RE: [tips_and_tricks] county assessor
- emilgloden [mailto:emilfarm@...] wrote:
> I will be going to speak with the county assessor on Friday to see"Them"?? What is "them"? Do two of "them" weigh twice as much as one
> if they will lower them on my property.
> They came out and looked at the property and took off 20K of20K of value, eh? And you're trying to lower the assessment...that must
> assessed value and I'm going in to try and lower it some more.
mean it's too high right now...so, "them" must be dollars of gold,
right? Sure, my own shack was recently "valued" at a half a million.
Half a million what I don't know, but half a million. And no way could
the half a million my shack's "worth" be dollars of gold. Measured in
real dollars of silver, my shack would only go for around $48,135.
Because of stupid Catch-22's created by Congress, it would only be
$13,750 dollars of gold. Still, that's a great price for a shack! Hey,
why don't people use real dollars when they do their figuring anymore?
Their taxes would be a lot lower, and still be accurate.
> I'm getting my paperwork and questions prepared and would appreciateHere, my neighbor had a question: "what's 'them' with the K after the
> any input or questions you would ask about property assessments.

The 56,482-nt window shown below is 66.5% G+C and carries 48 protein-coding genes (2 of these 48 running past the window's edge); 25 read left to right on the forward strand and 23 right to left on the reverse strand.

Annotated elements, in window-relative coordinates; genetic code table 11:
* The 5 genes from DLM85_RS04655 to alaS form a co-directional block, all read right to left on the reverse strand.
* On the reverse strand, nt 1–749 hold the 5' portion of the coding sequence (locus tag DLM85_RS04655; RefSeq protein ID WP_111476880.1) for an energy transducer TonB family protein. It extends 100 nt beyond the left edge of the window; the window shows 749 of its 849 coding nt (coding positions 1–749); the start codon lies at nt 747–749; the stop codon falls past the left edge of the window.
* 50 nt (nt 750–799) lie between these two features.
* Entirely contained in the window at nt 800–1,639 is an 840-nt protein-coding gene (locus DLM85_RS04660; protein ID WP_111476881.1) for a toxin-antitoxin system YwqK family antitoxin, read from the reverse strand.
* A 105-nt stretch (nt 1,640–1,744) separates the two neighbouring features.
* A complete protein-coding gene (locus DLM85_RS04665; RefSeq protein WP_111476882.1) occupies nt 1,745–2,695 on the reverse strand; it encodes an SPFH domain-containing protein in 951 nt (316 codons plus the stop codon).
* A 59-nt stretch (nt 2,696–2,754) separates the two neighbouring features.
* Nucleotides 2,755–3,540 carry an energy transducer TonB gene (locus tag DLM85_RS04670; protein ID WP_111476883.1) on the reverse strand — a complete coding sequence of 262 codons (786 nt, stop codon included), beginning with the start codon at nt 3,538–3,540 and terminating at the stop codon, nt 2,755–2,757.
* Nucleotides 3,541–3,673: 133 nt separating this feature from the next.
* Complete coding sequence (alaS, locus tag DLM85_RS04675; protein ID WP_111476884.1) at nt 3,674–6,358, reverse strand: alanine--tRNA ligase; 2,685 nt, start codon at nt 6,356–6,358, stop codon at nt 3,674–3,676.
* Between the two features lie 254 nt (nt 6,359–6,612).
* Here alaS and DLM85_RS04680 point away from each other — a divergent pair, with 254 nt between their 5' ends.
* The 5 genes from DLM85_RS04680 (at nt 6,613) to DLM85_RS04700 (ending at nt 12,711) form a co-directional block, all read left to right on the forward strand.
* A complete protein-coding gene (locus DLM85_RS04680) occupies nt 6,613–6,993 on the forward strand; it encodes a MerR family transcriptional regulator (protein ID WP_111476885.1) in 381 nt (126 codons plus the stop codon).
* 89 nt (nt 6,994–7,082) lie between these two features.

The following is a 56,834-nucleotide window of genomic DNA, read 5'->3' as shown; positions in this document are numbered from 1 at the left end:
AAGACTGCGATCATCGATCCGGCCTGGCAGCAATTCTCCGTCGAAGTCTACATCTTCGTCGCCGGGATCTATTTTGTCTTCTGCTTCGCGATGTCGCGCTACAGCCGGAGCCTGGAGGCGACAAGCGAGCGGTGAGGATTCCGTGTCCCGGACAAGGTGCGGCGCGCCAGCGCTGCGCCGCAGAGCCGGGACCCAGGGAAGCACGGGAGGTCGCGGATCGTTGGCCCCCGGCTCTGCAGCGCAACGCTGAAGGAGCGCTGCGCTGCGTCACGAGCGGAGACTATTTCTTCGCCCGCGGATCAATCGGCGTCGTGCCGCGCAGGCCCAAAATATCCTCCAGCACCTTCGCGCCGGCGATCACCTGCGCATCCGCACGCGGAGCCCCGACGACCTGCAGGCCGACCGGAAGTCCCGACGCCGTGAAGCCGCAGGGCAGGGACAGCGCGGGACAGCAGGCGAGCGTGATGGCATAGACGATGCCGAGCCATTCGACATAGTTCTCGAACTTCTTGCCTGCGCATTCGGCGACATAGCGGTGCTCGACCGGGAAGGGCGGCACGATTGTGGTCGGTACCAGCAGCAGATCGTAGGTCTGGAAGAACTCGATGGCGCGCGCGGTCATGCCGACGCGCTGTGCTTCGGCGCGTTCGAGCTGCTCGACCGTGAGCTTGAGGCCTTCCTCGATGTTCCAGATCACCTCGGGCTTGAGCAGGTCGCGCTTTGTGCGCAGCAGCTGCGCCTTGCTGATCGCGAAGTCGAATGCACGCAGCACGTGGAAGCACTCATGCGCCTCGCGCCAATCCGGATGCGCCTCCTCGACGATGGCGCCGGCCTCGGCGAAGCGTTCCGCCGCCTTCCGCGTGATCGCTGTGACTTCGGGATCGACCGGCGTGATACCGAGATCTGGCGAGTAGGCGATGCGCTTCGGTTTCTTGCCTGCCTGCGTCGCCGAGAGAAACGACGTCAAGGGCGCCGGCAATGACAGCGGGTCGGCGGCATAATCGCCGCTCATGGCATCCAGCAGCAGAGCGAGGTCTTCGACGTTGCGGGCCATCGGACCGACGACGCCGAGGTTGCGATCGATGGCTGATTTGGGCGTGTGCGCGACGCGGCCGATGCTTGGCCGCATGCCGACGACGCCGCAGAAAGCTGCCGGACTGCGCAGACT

number?" Like 500K, 48K? He knew they weren't even meant to be
"dollars" since there was no dollar sign, or the word "dollars" on the
assessment form. He thought it would be funny to pay his property taxes
with beans, because people often use the word "beans" where they would
otherwise use the word "dollars". So he took myself and two other
witnesses (for a common law witnessing) to the assessor's office. I
wanted to disqualify the assessor, but my friend said that would ruin
all his fun, so I shut up and just watched.
My friend asked the assessor what the numbers on the assessment
corresponded to in the real world, off paper. The assessor had no
answer! He did say, "dollars" and my friend said, "dollars of what?"
because my friend knows that the word "dollar" is a term of measurement,
like quart or pound or mile. The assessor didn't understand the
question, so he said, "U.S. currency". We told him we didn't know what
that was, but that we all knew the Federal Reserve was a private
corporation. We also asked him if he meant "dollars" why didn't he use
the "dollar" sign on his forms? He again had no answer, and admitted,
"I guess I don't really know what the numbers refer to." So my friend
said, "I think they refer to beans, and so here are my taxes in pinto
beans, and there's more than necessary so you can keep the change. Put
it to good use." And he accepted them. And we left, and then we knew
my friend's taxes were paid in full, on time. And he never heard
another thing about it.